Recently, the USPTO, meaning the U.S. Patent and Trademark Office has rejected the application intended by Apple concerning the trademark for the term “iPad Mini”. The office proved its point by suggesting the fact that the word “mini” is “merely descriptive” of goods and services sold in a small form.
Apple filled in an application for obtaining trademark for their well-known iPad Mini. The application was filled in November, last year, and it required a trademark for a “handheld mobile digital electronic device comprising a tablet computer, electronic book, periodical reader, digital audio and video player, camera, electronic personal organizer, personal digital assistant, electronic calendar, and mapping and global positioning system (GPS) device, and capable of providing access to the Internet and sending, receiving and storing messages and other data.”
The application is pretty old as you can see, but the Trademark Office only reviewed it a couple of months ago, more precisely in January. However, we get to see the letter Apple received only now. However, within that letter, the USPTO suggests the fact that the rejection is caused by the fact “the applied-for mark merely describes a feature or characteristic of applicant’s goods”.
In order to be more specific, I will show you a couple of things the letter contains. First of all, the rejection was explained as being less descriptive for the product services, especially when the “i” in front of the word iPad is related to the internet-related services while the “mini” stands for a smaller version of a similar product. The letter also states the fact that marks, which contain and combine different descriptive terms while preserving their descriptive meaning in relation to goods and services, are not registrable.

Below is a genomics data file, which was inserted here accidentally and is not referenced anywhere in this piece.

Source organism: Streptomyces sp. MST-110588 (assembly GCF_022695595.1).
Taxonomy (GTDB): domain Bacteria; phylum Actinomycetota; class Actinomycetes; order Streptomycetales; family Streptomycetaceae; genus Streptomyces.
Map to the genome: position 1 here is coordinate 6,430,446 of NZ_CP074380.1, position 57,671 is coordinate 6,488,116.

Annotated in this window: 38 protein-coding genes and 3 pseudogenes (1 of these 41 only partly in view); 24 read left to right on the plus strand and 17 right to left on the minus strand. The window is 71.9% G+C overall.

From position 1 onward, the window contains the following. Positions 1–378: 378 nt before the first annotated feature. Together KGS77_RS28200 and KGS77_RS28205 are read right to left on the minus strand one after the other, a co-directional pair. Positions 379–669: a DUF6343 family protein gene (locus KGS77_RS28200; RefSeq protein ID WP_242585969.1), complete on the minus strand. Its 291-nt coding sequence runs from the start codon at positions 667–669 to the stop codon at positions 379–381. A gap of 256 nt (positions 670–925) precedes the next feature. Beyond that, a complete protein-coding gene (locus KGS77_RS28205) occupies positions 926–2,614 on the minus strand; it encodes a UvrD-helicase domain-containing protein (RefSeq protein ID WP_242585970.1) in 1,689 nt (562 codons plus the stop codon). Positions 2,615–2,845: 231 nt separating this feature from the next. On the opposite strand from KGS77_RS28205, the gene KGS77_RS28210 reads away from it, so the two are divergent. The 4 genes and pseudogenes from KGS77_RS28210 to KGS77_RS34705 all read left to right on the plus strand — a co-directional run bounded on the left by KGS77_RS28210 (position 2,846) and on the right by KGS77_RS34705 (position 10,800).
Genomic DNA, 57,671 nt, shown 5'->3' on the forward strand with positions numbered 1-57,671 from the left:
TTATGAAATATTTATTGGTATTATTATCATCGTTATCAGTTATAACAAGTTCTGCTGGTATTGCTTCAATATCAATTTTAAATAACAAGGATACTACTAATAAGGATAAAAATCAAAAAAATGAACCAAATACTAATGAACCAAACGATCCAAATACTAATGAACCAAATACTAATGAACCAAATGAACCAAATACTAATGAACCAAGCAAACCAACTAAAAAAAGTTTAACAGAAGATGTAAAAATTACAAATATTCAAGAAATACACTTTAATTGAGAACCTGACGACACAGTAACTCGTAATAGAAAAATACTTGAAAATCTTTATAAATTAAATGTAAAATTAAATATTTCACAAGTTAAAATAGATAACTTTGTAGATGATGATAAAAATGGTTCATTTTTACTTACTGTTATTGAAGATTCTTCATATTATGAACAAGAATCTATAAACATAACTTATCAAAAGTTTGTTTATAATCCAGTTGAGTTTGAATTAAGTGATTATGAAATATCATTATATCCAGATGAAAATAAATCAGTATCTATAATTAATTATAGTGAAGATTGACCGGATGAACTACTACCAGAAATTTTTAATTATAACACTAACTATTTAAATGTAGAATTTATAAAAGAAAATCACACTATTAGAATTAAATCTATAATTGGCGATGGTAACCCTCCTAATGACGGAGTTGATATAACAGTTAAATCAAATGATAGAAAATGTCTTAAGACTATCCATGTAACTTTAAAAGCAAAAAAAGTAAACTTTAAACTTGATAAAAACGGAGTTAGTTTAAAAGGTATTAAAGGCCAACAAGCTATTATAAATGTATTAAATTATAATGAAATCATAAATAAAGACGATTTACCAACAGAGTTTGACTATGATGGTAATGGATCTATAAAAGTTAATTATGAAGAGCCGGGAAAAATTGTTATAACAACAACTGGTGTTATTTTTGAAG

Apparently, the “iPad Mini” term combined, does not create a unique and non-descriptive meaning, thus being rejected by the Trademark Office.
Within the official letter, the USPTO presented various other evidences from the Internet that attest the previous statement. From their part, based on the already-mentioned arguments, the Office suggests the fact that the word “mini” describes the small size of various gods sold in miniature, and it is not enough to describe a feature for the Apple product, and namely a smaller iPad, or the small-sized tablet computer.
Apple has the right and possibility to fill in an appeal application, but the whole process will last some time. For this, the Fruit Company will have to address to the office’s reason for denial service. Since the rejection is not final, Apple has until July 24 to appeal and to offer its arguments in this respect. The iPad is already an U.S. registered trademark owned by the Cupertino-based company. However, in the past, Apple encountered various problems in China with the Proview Company, which suggested the fact that they own the iPad.